collisionBy Evan

Several of the regular contributors to this blog deal with radiocarbon dating on a regular basis. The concentration of radiocarbon in the atmosphere is not constant – something that proves to be a major headache when trying to precisely find the age of your sample. For example, events that happened during the cold period known as the Younger Dryas (which happened between 12,900 and 11,500 years ago) cannot be precisely dated using radiocarbon because the concentration in the atmosphere increased rapidly. Potential causes of changes in atmospheric radiocarbon concentration include increases in carbon dioxide due to vegetation changes and ocean-atmosphere interactions, changes in the production rate (radiocarbon is produced by the bombardment of nitrogen gas in the upper atmosphere by cosmic rays), changes in the earth’s magnetic field (the magnetic field protects the Earth from cosmic rays), and more recently, nuclear weapons testing and fossil fuel burning. Changes in the concentration of radiocarbon for the past 12,400 years or so is fairly well known from measuring it in trees preserved in swamps. This allows for matching the concentration of radiocarbon through time with tree rings, an absolute chronology.

Apparent radiocarbon age versus real age (top plot), and the atmospheric concentration of radiocarbon during the Younger Dryas.
Apparent radiocarbon age versus real age (top plot), and the concentration of radiocarbon (bottom) during the Younger Dryas (from the INTCAL09 calibration curve). Note that a sample that grew any time between 12,200 and 12,600 years ago would give an apparent radiocarbon age of about 10,400 years.

A big science news story that came out this week was that a galactic collision maybe have been responsible for a large increase in radiocarbon concentrations at 774-775 AD. The production rate of radiocarbon at that time increased tenfold. The study by Hambaryan and Neuhäuser investigated several possible causes of the spike in radiocarbon. They ruled out solar activity, suggesting it was not possible for the sun to output enough high energy particles to cause such a large spike in radiocarbon (not to mention such an event would have an impact on life on Earth). They ruled out supernovas, as there is no historic record of a supernova at that time, nor are there any known remnants of a supernova that could explain the spike in gamma rays at that time. In addition, nearby supernovas in 1006 AD and 1054 AD did not produce an observed spike in radiocarbon. They also investigated flares from a special class of neutron star, known as a magnetar. Outbursts from these kinds of stars are quite devastating, but the authors suggested that it would need to be within 39 parsecs (about 127 light years) away from Earth. A neutron start that close would have been detected by now (the closest known neutron star is 770 light years away).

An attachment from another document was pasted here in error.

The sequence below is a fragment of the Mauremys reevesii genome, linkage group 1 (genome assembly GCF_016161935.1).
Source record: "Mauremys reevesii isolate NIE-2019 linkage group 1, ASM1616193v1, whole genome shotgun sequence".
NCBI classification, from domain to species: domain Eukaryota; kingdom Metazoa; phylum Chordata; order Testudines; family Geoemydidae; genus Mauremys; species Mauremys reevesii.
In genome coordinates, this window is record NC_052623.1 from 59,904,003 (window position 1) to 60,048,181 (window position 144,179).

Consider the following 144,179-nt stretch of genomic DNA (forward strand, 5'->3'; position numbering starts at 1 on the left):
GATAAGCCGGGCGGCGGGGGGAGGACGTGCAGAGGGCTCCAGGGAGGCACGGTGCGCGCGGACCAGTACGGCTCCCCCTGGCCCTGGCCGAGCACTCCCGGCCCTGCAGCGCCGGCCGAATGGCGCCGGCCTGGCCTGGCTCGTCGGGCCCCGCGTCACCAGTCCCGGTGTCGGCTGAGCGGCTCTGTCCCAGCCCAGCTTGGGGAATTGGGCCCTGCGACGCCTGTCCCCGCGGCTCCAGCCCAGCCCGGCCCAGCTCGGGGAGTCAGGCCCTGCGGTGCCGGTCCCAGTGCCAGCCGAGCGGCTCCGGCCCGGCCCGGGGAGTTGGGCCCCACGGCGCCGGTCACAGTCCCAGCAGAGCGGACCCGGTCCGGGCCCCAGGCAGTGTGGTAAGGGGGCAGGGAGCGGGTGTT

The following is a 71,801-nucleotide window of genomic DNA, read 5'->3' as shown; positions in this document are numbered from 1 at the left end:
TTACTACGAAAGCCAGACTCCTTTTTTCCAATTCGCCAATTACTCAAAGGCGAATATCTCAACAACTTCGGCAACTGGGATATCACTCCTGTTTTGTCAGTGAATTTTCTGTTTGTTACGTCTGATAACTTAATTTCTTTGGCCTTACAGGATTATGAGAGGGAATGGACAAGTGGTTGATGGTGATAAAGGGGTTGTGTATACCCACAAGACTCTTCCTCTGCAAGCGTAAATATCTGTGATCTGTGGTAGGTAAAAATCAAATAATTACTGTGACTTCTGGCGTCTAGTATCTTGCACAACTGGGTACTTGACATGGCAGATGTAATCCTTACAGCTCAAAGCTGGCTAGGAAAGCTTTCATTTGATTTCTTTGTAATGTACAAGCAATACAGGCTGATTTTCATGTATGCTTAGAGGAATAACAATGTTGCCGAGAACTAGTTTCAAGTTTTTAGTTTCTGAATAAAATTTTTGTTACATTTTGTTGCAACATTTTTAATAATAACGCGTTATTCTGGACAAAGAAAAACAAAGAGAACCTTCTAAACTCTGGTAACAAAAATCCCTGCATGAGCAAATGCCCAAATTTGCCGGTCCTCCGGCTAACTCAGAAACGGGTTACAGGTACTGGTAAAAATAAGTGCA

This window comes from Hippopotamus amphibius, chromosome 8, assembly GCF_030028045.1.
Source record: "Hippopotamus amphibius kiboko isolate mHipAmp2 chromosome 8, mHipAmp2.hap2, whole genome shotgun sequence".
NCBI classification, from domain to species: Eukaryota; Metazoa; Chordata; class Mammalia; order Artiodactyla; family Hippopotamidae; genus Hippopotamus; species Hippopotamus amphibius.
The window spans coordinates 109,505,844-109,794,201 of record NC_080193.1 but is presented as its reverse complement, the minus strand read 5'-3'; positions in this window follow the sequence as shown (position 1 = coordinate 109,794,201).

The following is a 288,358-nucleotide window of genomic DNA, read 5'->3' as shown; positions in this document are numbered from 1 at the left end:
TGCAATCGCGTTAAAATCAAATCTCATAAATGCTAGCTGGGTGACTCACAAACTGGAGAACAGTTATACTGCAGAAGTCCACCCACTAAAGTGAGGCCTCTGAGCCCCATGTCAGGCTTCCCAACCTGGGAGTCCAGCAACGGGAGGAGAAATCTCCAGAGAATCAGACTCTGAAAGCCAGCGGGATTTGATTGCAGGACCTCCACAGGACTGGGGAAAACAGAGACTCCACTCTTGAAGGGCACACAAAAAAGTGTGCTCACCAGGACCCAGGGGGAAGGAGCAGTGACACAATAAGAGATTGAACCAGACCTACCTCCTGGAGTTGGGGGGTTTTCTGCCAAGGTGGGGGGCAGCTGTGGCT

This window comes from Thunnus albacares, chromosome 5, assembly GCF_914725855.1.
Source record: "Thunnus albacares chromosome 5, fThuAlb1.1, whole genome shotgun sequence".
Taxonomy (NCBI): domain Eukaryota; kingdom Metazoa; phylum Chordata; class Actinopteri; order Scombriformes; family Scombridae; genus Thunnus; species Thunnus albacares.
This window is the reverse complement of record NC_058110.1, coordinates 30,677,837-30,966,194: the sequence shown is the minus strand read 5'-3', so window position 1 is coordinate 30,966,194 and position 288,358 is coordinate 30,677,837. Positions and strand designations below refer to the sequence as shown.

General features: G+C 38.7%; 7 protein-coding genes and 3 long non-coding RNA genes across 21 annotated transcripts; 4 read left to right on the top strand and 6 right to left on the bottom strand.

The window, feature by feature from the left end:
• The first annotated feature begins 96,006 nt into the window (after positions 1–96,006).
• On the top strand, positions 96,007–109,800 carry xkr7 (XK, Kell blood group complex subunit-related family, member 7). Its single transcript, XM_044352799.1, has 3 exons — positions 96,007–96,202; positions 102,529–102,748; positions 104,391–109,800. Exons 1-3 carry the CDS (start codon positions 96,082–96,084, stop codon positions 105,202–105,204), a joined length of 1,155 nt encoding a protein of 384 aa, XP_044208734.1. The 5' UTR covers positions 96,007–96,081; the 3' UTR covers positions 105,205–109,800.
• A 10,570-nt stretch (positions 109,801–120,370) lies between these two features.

Sudden jump in radiocarbon concentration at 774-775 AD.
Sudden jump in radiocarbon concentration at 774-775 AD. From Miyake et al (2012)

The remaining possibility was the collision of two neutron stars, or a neutron star with a black hole. The outburst would have only been observable for maybe one day (while the light from supernovas usually last several months to years), which is an explanation for why there are no historical accounts of the event. Such a collision would have had to happen between 1000 and 4000 parsecs (3200-13000 light years), well within our galaxy. If the event happened any closer than 1000 parsecs, it would have had devastating consequences for life on Earth. The authors also calculated the probability of such events happening on a regular basis, as spikes in atmospheric radiocarbon happen once every 3000 years or so. They calculated that a collision of neutron starts could happen once every 5000 years, though the error on that number is substantial. Because the frequency is not high enough, they suggest that we might not have a good estimate on the amount of neutron stars in our galaxy, or that the collision of white dwarfs might produce enough energy to create massive gamma ray bursts.

What could be concluded from this? Well one thing is that events that happen outside of our solar system could potentially impact life on Earth. These sort of outburst events might happen relatively frequently on a geological time scale. Could a gamma ray burst be the cause of minor extinctions? As mentioned earlier in the article, the Younger Dryas was a period where radiocarbon concentrations increased. It is also a time when megafauna started to go extinct. This is a pretty provocative idea, I’ll admit, and there is little evidence that the increase in radiocarbon was a transient event. The results do give one more idea on the cause of fluctuations of radiocarbon, which is useful to those who want to use it as a proxy for various geological studies.